In accordance with TalkBank rules, any use of data from this corpus must be accompanied by at least one of the above references.
|Project||Code-name||German Span||Spanish Span|
|PEDSES||Irene||0;10.03 – 2;09.02||0;10.05 – 2;09.12|
|PEDSES||Roberto||1;01.06 – 2;04.20||1;01.16 – 2;04.20|
|PEDSES||Stefan||1;02.08 – 3;00.24||1;02.08 – 3;00.17|
|B3/E3||Jens||1;02.07 – 6;09.02||1;02.07 – 7;10.10|
|B3/E3||Manuel||1;02.07 – 5;10.15||1;03.08 – 6;08.15|
|B3/E3||Nils||1;03.04 – 7;06.21||1;04.21 – 7;09.27|
|B3/E3||Simon||1;01.14 – 5;10.01||1;01.14 – 5;10.22|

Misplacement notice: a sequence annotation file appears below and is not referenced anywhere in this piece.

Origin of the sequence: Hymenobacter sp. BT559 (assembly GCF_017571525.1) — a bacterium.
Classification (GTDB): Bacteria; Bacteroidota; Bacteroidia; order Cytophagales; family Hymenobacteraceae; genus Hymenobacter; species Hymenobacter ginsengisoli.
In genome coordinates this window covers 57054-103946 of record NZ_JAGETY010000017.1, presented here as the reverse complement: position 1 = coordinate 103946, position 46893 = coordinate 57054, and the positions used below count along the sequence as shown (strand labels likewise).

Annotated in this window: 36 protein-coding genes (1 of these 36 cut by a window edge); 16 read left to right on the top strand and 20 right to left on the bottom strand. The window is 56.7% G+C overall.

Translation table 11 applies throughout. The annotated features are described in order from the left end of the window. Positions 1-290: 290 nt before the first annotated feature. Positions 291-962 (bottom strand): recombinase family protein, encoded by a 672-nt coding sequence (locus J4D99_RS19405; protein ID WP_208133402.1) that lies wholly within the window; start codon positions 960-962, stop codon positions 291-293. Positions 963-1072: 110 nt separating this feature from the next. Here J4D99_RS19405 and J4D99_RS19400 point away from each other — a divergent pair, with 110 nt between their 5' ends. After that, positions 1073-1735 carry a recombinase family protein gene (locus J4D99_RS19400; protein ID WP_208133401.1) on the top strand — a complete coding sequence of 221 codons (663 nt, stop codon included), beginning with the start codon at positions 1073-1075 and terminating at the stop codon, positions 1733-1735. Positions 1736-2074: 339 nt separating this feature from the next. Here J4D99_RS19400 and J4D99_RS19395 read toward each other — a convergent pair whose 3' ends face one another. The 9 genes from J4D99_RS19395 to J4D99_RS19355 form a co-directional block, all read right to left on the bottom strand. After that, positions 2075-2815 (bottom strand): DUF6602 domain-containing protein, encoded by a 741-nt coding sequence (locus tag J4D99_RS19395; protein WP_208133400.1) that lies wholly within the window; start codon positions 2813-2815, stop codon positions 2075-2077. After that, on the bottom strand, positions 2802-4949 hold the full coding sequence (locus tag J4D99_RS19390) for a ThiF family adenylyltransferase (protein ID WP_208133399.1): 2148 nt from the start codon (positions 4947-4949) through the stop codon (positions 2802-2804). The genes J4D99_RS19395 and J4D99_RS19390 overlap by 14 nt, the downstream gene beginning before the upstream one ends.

From 1986 to 1988 the PEDSES project (Phonological acquisition of German and Spanish as first language(s)) collected data from three German-Spanish bilingual children: Irene, Roberto, and Stefan. The focus of the project was on phonological bilingual acquisition. The PEDSES project was supported by the DFG during two years. The main goal of the project was to investigate the phonological component(s) developed by bilingual children. The two languages being acquired by the bilingual children were German and Spanish. More concretely, the goal of the project was to find out how many words were produced by bilingual children in their two languages; furthermore, to find out whether bilingual children used the same words in the two languages or whether the lexicons were complementary. We also wanted to know what form these words had, and whether phonological reduction processes applied in both languages in the same fashion. Segmental phonology was the focus of attention of most phonological acquisition research at the time, and thus we defined as a further goal to establish the order of acquisition of sounds and the development of the sound systems in the two languages. Studies on the acquisition of bilingual phonology were not abundant at the time, and it was common in the field to consider that bilingual children began developing one single phonological system at first, which was later on divided into two systems. Thus, the ultimate goal of our project was initially defined as trying to find out whether the bilingual child began with one or two phonological components.